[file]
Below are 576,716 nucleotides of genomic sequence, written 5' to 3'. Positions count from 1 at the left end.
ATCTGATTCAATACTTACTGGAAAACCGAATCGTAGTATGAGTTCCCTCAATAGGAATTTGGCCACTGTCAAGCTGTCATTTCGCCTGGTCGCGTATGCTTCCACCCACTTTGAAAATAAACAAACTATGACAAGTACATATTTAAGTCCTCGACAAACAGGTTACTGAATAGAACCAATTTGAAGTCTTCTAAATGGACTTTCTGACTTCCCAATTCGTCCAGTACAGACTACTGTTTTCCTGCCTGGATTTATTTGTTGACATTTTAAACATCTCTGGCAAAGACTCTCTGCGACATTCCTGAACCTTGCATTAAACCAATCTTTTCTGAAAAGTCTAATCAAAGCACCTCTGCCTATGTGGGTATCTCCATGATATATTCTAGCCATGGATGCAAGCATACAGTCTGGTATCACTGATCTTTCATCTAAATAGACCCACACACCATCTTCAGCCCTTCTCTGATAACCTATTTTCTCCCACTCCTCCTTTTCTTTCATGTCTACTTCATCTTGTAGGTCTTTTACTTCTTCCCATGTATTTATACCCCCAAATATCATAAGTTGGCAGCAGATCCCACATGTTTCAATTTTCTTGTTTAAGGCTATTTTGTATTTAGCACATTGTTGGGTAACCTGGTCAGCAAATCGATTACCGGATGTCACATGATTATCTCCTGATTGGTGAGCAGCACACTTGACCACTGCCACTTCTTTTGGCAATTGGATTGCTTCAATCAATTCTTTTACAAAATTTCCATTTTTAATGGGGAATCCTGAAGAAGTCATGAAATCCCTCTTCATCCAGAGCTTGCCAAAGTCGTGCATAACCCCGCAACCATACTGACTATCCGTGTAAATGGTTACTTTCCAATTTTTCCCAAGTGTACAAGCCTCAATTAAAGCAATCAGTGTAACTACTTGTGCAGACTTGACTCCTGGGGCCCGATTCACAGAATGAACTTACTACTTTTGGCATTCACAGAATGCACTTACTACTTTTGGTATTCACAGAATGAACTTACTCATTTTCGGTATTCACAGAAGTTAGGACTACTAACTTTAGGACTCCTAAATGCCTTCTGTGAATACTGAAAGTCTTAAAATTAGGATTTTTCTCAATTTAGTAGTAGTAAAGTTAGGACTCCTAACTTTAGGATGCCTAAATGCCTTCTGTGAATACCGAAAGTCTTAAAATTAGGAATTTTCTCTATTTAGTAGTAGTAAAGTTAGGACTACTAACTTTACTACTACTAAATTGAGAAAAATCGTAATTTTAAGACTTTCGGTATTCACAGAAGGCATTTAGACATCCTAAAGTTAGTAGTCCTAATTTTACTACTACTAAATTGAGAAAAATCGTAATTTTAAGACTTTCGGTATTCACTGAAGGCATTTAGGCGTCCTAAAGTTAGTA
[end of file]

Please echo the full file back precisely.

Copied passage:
Below are 576,716 nucleotides of genomic sequence, written 5' to 3'. Positions count from 1 at the left end.
ATCTGATTCAATACTTACTGGAAAACCGAATCGTAGTATGAGTTCCCTCAATAGGAATTTGGCCACTGTCAAGCTGTCATTTCGCCTGGTCGCGTATGCTTCCACCCACTTTGAAAATAAACAAACTATGACAAGTACATATTTAAGTCCTCGACAAACAGGTTACTGAATAGAACCAATTTGAAGTCTTCTAAATGGACTTTCTGACTTCCCAATTCGTCCAGTACAGACTACTGTTTTCCTGCCTGGATTTATTTGTTGACATTTTAAACATCTCTGGCAAAGACTCTCTGCGACATTCCTGAACCTTGCATTAAACCAATCTTTTCTGAAAAGTCTAATCAAAGCACCTCTGCCTATGTGGGTATCTCCATGATATATTCTAGCCATGGATGCAAGCATACAGTCTGGTATCACTGATCTTTCATCTAAATAGACCCACACACCATCTTCAGCCCTTCTCTGATAACCTATTTTCTCCCACTCCTCCTTTTCTTTCATGTCTACTTCATCTTGTAGGTCTTTTACTTCTTCCCATGTATTTATACCCCCAAATATCATAAGTTGGCAGCAGATCCCACATGTTTCAATTTTCTTGTTTAAGGCTATTTTGTATTTAGCACATTGTTGGGTAACCTGGTCAGCAAATCGATTACCGGATGTCACATGATTATCTCCTGATTGGTGAGCAGCACACTTGACCACTGCCACTTCTTTTGGCAATTGGATTGCTTCAATCAATTCTTTTACAAAATTTCCATTTTTAATGGGGAATCCTGAAGAAGTCATGAAATCCCTCTTCATCCAGAGCTTGCCAAAGTCGTGCATAACCCCGCAACCATACTGACTATCCGTGTAAATGGTTACTTTCCAATTTTTCCCAAGTGTACAAGCCTCAATTAAAGCAATCAGTGTAACTACTTGTGCAGACTTGACTCCTGGGGCCCGATTCACAGAATGAACTTACTACTTTTGGCATTCACAGAATGCACTTACTACTTTTGGTATTCACAGAATGAACTTACTCATTTTCGGTATTCACAGAAGTTAGGACTACTAACTTTAGGACTCCTAAATGCCTTCTGTGAATACTGAAAGTCTTAAAATTAGGATTTTTCTCAATTTAGTAGTAGTAAAGTTAGGACTCCTAACTTTAGGATGCCTAAATGCCTTCTGTGAATACCGAAAGTCTTAAAATTAGGAATTTTCTCTATTTAGTAGTAGTAAAGTTAGGACTACTAACTTTACTACTACTAAATTGAGAAAAATCGTAATTTTAAGACTTTCGGTATTCACAGAAGGCATTTAGACATCCTAAAGTTAGTAGTCCTAATTTTACTACTACTAAATTGAGAAAAATCGTAATTTTAAGACTTTCGGTATTCACTGAAGGCATTTAGGCGTCCTAAAGTTAGTA